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Some of South Florida's most popular plants may be toxic to pets

Watch out for rosary pea; it’s toxic for pets and people.
Watch out for rosary pea; it’s toxic for pets and people. Fairchild Tropical Botanic Garden

A surprising number of the plants in our gardens may be toxic or irritating to our pets. While you might not consider eating most of these, pet owners know animals are sometimes less discriminating about what they chew. Here are some plants to keep away from dogs and cats.

The first red flag is cycads. Sago palm, which is actually a cycad and not a palm, may be one you encounter. Sago is a starchy product derived from the pith of cycads and palms, and is highly processed to make it edible. An infamous example is the arrowroot starch derived from the native coontie, later banned by the U.S. Food and Drug Administration. However, all cycads contain at least three toxins affecting animals, including people. No part of any cycad is safe to consume.

Another big category to keep your pets from gnawing is aroids (aka arums), the group of plants including philodendrons, pothos, peace lily (Spathiphyllum), arrowhead plants (Syngonium), elephant ear (Caladium), Dieffenbachia and others. These contain crystals of calcium carbonate called raphides, which take the form of microscopic needles. Obviously, these can cause discomfort and irritation to the mouth, lips and throat, but usually no more than that unless a huge quantity is consumed.

Common aroids (also known as arums) such as Monstera can be a hazard to pets. Kenneth Setzer Fairchild Tropical Botanic Garden

The ASPCA list of toxic plants includes the very common Lantana camara. This is all over South Florida. We'll never understand why a dog or cat might think to eat it, but keep them away from it. The ASPCA also lists the ti plant (Cordyline terminalis), another widely used landscaping plant, which tends to be too tall for a pet to reach.

Surprisingly, the ASPCA indicates poison ivy as non-toxic to cats, dogs, and horses, though if they get it on their fur, they can spread urushiol, the compound that causes skin irritation familiar to all who have wandered too close to poison ivy.

While the level of toxicity of poinsettia might be debated, it is still not something for pets to eat. The poinsettia’s family, the euphorbias, exude an irritating latex-like fluid. Other common euphorbias include crotons, crown of thorns, and many other cactus-like plants.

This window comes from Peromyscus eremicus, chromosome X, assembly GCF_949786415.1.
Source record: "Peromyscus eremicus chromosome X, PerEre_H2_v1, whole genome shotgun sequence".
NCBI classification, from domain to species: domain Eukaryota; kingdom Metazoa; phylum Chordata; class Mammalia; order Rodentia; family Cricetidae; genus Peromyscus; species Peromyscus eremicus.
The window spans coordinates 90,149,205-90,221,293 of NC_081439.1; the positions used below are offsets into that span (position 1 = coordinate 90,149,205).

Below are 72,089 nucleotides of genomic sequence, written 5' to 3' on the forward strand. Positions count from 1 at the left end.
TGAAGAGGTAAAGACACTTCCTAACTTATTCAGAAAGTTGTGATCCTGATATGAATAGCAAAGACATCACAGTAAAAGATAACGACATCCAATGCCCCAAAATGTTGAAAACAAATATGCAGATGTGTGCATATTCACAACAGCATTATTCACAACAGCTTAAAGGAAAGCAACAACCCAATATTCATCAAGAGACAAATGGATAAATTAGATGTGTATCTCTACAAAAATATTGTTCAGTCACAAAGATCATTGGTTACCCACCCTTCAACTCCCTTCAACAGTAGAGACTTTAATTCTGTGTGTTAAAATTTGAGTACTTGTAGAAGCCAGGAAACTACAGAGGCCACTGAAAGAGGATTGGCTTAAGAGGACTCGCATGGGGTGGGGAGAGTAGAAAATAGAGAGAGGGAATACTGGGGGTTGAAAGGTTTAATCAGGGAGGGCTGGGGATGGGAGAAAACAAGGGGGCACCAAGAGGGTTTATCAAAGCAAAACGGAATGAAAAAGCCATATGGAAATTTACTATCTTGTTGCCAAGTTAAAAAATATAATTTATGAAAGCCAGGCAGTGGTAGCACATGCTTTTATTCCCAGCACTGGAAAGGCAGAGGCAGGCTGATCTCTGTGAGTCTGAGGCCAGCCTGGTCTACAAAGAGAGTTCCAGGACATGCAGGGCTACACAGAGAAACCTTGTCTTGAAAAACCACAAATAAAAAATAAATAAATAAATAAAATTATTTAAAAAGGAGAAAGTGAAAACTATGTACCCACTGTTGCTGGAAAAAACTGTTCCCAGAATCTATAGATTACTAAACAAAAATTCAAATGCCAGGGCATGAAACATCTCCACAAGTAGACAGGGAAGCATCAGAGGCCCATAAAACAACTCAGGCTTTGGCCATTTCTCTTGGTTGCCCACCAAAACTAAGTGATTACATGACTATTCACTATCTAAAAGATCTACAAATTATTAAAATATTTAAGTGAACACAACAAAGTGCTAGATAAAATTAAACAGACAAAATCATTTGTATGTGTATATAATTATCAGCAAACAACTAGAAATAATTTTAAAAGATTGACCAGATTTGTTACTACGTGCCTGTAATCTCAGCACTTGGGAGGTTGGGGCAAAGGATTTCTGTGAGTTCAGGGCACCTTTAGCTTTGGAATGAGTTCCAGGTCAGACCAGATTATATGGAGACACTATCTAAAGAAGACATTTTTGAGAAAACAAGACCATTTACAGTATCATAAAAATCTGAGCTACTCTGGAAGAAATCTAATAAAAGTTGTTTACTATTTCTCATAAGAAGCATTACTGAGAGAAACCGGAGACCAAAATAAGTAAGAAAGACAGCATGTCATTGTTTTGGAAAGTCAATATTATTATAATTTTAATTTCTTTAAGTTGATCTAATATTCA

It’s fascinating that animals like dogs, cats, and horses are affected by plants so differently than people are. For example, aloe is considered toxic to these animals, but is used in some forms by people who consider it a health aid. Tomatoes too are toxic, except for the ripe fruit. Tomatoes are members of the same family as nightshade, tobacco and Brunfelsia. And though you won’t find them in South Florida gardens, apples are a “no” for cats and dogs.

It's less surprising that these plants make the dangerous list: castor bean (Ricinus communis), actually common in landscaping; and rosary pea (Abrus precatorius), a nasty invasive. Both can be fatally toxic.

Asclepias species, aka milkweed, are also toxic to animals. However feeding on it as caterpillars gives monarch butterflies their unpalatability to predators. Atala butterflies use a similar strategy based on their coontie consumption.

Milkweed is great for butterflies, but toxic to most pets. Kenneth Setzer Fairchild Tropical Botanic Garden

I am certainly not a veterinarian or expert in this field; these are just some of the plants you may commonly encounter that may be a health threat to your pet. Symptoms related to plant poisoning are numerous and vague, and are best left for the experts. As always, if your pet is acting strangely or seems sick, call the veterinarian.

The best strategy is to keep pets away from plants in the first place. Otherwise, place barriers around potentially toxic plants. Dogs can be blocked, but cats are not easily deterred; they should be kept inside anyway. Outdoor cats cause damage and kill wildlife, and themselves suffer from fleas, animal attacks and cars.

I encourage you to research this topic for yourself. Once you start reading, it’s an eye-opener to realize how many plants can be toxic or irritating depending on what part of the plant is eaten, or if it’s in excessive amounts, or raw versus uncooked.

Check out further reading at The University of Florida at http://sfyl.ifas.ufl.edu/agriculture/toxic-plants/ or search for toxic plants at https://www.aspca.org. In an emergency, call a veterinarian or the Animal Poison Control Center 24-hour emergency hotline at 888-426-4435.

Kenneth Setzer is writer and editor at Fairchild Tropical Botanic Garden.